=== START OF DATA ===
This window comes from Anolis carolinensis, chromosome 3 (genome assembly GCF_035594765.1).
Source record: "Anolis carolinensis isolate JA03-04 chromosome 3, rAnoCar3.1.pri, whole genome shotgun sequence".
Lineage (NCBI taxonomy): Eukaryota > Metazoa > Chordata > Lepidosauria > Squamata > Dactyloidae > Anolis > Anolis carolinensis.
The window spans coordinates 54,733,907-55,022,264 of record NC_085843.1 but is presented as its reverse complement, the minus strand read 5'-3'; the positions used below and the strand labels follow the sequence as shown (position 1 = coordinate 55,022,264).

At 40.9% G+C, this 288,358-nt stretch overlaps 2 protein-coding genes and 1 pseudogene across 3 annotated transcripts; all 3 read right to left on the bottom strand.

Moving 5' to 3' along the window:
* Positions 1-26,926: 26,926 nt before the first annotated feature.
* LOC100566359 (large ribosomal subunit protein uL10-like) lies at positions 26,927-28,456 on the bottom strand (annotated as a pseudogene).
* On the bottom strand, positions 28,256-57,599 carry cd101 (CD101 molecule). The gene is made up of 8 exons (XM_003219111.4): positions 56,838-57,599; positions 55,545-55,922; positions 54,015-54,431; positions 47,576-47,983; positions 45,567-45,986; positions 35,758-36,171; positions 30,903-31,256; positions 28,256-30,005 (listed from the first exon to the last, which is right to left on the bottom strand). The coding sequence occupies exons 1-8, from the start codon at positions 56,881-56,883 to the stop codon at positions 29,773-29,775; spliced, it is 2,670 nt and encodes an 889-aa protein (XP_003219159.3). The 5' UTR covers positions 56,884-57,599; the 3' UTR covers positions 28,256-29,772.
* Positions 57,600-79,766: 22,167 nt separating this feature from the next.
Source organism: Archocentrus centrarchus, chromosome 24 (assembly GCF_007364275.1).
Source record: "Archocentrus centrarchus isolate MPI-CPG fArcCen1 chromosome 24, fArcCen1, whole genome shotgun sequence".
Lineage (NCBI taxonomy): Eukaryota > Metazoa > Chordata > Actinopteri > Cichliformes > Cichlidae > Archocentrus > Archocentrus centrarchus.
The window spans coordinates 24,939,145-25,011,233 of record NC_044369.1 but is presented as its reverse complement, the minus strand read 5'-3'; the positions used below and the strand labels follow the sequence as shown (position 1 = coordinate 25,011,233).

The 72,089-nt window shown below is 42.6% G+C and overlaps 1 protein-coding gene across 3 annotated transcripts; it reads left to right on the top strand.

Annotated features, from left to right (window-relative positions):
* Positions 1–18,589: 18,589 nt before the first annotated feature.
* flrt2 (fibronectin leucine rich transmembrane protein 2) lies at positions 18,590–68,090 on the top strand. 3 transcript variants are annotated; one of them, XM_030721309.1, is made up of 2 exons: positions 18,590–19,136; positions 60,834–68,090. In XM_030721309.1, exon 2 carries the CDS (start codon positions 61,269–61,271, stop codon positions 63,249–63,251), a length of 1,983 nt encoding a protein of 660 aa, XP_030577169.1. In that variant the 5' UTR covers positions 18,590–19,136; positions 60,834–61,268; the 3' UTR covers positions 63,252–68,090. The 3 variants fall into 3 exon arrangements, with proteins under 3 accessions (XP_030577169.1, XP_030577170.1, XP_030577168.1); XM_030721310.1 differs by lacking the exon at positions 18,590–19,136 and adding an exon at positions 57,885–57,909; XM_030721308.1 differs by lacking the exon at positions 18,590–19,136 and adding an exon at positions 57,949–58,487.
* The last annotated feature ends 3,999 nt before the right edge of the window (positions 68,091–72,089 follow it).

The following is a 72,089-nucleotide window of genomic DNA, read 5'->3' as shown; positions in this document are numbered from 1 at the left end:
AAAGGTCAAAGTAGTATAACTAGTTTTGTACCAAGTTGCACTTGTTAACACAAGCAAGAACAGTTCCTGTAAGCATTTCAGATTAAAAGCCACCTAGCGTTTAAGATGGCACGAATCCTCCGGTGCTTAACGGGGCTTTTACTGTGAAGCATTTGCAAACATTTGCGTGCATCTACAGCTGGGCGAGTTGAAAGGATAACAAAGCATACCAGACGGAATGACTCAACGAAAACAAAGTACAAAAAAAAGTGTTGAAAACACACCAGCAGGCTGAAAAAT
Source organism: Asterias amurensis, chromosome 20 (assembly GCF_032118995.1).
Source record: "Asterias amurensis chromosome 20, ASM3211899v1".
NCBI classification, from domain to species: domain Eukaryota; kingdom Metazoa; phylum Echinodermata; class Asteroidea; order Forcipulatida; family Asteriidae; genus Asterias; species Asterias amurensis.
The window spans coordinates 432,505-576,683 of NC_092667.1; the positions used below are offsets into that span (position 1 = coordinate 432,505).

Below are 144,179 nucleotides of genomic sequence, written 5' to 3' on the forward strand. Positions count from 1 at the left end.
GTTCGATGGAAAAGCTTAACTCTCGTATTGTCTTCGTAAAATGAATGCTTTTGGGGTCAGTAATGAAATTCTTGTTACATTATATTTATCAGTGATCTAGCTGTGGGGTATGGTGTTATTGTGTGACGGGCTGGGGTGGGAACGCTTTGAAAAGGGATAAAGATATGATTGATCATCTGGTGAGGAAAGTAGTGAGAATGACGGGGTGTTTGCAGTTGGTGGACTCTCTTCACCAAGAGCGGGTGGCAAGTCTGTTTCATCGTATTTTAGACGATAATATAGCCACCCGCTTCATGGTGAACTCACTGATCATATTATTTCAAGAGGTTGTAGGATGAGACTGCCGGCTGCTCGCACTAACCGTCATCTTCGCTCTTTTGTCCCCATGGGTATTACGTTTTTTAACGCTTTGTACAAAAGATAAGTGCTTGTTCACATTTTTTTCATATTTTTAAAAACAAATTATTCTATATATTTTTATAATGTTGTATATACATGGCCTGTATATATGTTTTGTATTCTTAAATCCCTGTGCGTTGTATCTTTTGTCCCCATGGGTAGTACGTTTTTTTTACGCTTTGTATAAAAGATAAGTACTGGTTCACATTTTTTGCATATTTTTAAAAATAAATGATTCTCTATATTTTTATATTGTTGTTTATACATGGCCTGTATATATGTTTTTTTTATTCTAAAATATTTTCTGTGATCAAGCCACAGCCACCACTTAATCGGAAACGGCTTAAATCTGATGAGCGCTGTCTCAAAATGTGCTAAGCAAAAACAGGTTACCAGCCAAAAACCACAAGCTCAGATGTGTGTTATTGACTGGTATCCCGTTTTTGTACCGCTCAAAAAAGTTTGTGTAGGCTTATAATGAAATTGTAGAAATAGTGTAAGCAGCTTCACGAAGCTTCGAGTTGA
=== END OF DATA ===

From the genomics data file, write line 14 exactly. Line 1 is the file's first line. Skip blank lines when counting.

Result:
The window spans coordinates 24,939,145-25,011,233 of record NC_044369.1 but is presented as its reverse complement, the minus strand read 5'-3'; the positions used below and the strand labels follow the sequence as shown (position 1 = coordinate 25,011,233).